After a senior Taliban leader called India’s role in Afghanistan as “negative”, the Afghan government responds by shunning the remarks and saying that India has “been cooperating in development” of the country.
Abbas Stanikzai, #Taliban Chief Negotiator in a new interview today:
— Hashim Wahdatyar (@HashimWahdatyar) May 16, 2020
Soon after Sher Muhammad Abbas Stanikzai, Taliban’s senior leader was quoted in an interview as calling India’s role in the region being ‘negative’, the Afghan government’s spokesperson for Ministry of Foreign Affairs, Gran Hewad has responded to the comments.
“India one of the biggest donor countries and has helped Afghanistan in development and reconstruction areas, we appreciate their cooperation. We expect India and other neighbouring counties [will] play a significant role in [the] Afghan peace process,” told the Afghan spokesperson at the US-backed Radio Azadi.
The Taliban chief negotiator had said in an interview with Hashim Wahdatyar, a former director at Institute of Current World Affairs that “India has always played a negative role in Afghanistan. India supported traitors in the country.”
AshrafGani & Abdullah have joined hands in power sharing
— LT GENERAL GURMIT SINGH (Retd) (@LtGenGurmit) May 19, 2020
Stanikzai who was once trained at India’s premier IMA Dehradun in the 1970s is currently serving as the head of its political office in Qatar. In the controversial interview, the Taliban leader also mentioned that India backs “those who are corrupt and have been put in power by foreigners and not elected by the Afghan people.”
Since 2002, India has been donating about $3 billion and has been one of the biggest regional donors to the war-torn country. Apart from building the new Afghan parliament, India has also provided assistance in building major hydroelectric projects like the Salma Dam and has also developed over 2,500 miles of roads and provided thousands of educational scholarships. Yet India has no military presence in Afghanistan.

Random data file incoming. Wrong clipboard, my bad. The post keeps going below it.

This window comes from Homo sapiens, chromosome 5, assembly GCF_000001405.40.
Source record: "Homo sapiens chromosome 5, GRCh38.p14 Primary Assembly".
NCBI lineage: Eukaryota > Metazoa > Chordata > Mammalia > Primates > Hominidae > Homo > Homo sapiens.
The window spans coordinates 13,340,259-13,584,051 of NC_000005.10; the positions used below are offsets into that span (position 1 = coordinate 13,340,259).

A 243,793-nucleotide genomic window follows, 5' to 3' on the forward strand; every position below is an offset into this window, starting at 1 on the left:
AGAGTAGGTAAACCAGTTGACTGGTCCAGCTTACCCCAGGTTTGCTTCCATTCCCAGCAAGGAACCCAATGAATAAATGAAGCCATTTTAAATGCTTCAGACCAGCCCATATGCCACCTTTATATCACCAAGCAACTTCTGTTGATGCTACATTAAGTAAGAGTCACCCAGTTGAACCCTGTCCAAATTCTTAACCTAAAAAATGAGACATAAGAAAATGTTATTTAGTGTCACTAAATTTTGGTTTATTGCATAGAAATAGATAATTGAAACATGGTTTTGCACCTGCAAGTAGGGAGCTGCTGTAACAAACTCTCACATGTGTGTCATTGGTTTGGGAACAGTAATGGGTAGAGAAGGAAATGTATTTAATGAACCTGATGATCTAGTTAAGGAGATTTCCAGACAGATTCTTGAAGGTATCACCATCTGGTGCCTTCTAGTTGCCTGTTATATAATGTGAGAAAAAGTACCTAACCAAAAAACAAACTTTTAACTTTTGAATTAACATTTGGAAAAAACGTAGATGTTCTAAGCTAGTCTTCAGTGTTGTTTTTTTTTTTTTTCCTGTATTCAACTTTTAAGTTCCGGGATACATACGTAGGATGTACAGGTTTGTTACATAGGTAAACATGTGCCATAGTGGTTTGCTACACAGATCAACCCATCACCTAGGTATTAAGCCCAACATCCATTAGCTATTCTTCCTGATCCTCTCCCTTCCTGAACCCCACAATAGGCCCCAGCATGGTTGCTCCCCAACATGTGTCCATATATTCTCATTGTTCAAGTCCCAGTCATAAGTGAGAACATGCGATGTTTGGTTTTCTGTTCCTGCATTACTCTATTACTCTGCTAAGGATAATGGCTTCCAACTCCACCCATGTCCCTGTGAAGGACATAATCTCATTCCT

The Pakistan Connection
While the Indian government has neither responded nor asked for an explanation on Taliban leader’s remarks, Pakistan’s government’s Federal Minister for Science and Technology, Fawad Chaudhry tweeted that “Indian involvement in Afghanistan is a serious threat to peace in Afghanistan, Mr Doval is habitual to pock nose in issues where otherwise India must stay out, Afghanistan is not Your business stay out of it n let peace be the destiny of people of Afghanistan.”
Indian involvement in #Afghanistan is a serious threat to #PeaceinAfghanistan , Mr Doval is habitual to pock nose in issues where otherwise India must stay out, Afghanistan is not Your business stay out of it n let peace be the destiny of prople of Afghanistan. https://t.co/idqNSLR6cc
— Ch Fawad Hussain (@fawadchaudhry) May 17, 2020
On the other hand, Sayed Khalid Sadat, a political analyst from Nangarhar in Afghanistan told Radio Azadi that “The other thing is that India and Pakistan are having historical enmity and Pakistan is playing a proxy role in Afghanistan, and Taliban are being accused of playing Pakistan’s proxy role in Afghanistan and are backed by Pakistan. I believe Taliban [are making] these assertions on Pakistan’s demand.”
Dr Barnett Richard Rubin, a political scientist and a leading expert on Afghanistan and South Asia told an Iranian newspaper in 2018 that “the main external support for the Taliban comes from Pakistan as it always has because of Pakistan’s concern about India’s presence in Afghanistan, Afghanistan’s claims on Pakistani territory, and its fear that the US troops in Afghanistan might seize Pakistan’s nuclear weapons.”
He continues that “Pakistan allows the Taliban to raise money, equip themselves, and travel freely, including across the border and does not arrest or harass them unless they threaten Pakistani interests by acting independently.
To escape pressure from Pakistan, the Taliban established their office in Qatar.” The office that’s been referred by Dr Rubin is Doha, the capital city of Qatar is the same office that is headed by Stanikzai.
Mohammad Taqi, a Pakistani-American columnist says that “The outdated Pakistani military concern that India seeks to cultivate a relationship with Afghanistan so that it can militarily trap Pakistan in the so-called nutcracker manoeuvre is belied by the three countries’ history.”